Mentally, humans survive by recognizing patterns. We’re social animals; we like groups, especially our own. We want our lives to mean something, even if we have to invent and imagine that meaning.
You believe that your native country, culture, language, and behavior are central or superior to all others. Most humans, wherever they live, are ethnocentric and are not interested in other cultures, believing them inferior.
You take the view that local people understand their own life and practices. You can adapt to other cultures, including your own, while you are there. People with this “host-country orientation” enjoy immersing themselves in foreign cultures.
You accept that there are differences and similarities between home and foreign life and practices. You use whatever techniques are most effective without bias in any direction.
Most of the links below are to the Wikipedia articles on these topics, from which the accompanying text is quoted or adapted.
the practice of viewing the world from a European perspective and with an implied belief, either consciously or subconsciously, in the preeminence of the European social model.
a reading of world history that emphasizes the importance of African people, taken as a single group and often equated with black people, in culture, philosophy, and history. Proponents of Afrocentrism claim that the contributions of various African cultures have been downplayed and need to be excavated from beneath an “official” historical record that has deliberately kept them hidden.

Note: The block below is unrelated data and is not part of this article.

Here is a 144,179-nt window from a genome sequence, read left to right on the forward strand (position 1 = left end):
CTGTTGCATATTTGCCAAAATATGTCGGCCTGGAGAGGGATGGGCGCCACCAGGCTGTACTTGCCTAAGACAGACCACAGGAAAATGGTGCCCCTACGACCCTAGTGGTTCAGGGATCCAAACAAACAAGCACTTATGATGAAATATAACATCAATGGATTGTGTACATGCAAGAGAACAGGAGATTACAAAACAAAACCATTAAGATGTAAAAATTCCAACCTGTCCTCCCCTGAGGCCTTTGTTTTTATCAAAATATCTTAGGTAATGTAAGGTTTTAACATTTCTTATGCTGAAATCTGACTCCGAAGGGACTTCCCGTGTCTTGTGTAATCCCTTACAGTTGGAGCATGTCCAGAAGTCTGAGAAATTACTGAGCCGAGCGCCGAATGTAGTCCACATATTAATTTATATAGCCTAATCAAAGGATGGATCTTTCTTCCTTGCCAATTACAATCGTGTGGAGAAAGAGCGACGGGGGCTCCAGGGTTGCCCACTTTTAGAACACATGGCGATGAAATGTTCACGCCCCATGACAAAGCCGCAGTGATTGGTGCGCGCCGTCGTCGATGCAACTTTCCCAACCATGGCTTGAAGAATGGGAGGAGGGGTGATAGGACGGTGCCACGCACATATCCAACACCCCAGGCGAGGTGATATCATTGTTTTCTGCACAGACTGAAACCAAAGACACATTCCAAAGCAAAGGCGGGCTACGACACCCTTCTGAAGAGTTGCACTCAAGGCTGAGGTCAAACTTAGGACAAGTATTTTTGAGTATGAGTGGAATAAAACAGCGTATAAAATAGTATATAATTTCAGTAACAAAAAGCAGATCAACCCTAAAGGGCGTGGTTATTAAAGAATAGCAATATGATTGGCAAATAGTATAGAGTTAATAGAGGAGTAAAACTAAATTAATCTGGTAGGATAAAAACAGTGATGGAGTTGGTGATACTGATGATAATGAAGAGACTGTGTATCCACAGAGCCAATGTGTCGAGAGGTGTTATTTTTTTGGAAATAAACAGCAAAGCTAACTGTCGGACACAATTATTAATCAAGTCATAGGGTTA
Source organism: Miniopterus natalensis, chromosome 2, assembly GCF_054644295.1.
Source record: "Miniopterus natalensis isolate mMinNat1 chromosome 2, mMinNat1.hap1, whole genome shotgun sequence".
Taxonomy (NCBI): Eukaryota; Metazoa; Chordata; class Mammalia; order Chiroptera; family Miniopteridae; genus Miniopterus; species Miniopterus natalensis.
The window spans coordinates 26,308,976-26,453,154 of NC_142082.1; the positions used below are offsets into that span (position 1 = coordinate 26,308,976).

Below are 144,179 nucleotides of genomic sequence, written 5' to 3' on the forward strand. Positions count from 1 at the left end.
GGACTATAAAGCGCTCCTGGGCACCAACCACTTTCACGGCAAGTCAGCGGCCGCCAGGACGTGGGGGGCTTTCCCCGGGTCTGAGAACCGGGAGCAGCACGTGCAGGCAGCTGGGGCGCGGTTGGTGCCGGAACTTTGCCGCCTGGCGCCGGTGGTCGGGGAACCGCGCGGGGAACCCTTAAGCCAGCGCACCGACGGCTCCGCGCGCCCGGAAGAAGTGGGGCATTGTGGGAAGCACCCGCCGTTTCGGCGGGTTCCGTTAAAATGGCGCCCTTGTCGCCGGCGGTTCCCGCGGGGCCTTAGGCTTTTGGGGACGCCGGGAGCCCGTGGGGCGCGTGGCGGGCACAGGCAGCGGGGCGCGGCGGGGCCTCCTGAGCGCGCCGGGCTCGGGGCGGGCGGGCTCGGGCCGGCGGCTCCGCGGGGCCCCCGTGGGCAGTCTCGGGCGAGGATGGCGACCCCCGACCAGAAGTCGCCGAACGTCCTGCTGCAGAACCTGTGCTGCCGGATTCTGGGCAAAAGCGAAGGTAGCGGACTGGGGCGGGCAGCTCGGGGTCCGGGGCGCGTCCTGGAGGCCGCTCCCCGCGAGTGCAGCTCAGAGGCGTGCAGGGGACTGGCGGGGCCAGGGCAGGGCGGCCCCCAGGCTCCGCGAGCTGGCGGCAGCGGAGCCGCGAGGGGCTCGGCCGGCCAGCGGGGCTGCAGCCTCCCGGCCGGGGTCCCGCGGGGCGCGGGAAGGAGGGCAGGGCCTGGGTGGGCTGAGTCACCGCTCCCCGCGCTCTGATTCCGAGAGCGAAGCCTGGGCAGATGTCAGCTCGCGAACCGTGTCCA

an ethnocentric perspective that regards China to be the center of civilization and superior to all other nations (diagram on left). In China, common names for China include “Zhonghua” (中华/中華) and “Zhongguo” (中国/中國), Central Kingdom, most excellent center.
Certain socio-cultural norms, attitudes and practices arose in Europe in the seventeenth century and have developed since, in various ways and at various times, around the world.
- a questioning or rejection of tradition
- priority given to the individual, freedom, and formal equality
- faith in inevitable social, scientific and technological progress and human perfectibility
- rationalization and professionalization (ex: accountants and spreadsheets)
- a movement from feudalism (or agrarianism) toward capitalism and the market economy
- industrialization, urbanization and secularization
- the development of the nation-state and its constituent institutions (e.g. representative democracy, public education, modern bureaucracy) and forms of surveillance (wx: IRS tax forms, in-store cameras, National Security Agency spying, Facebook)
People in WEIRD countries take these values for granted. However, they are not espoused by most humans, who are struggling with modernity. Younger people in these countries, under influence of the Internet, are often stronger proponents of modernity than their parents.
While modernity is, by definition, new, cultural imperialism has been around as long as we’ve been human:
the practice of promoting and imposing a culture, usually of politically powerful nations over less potent societies.
As it relates to this course, cultural imperialism is expressed as media imperialism, the dominance of English-language media and thus the English language.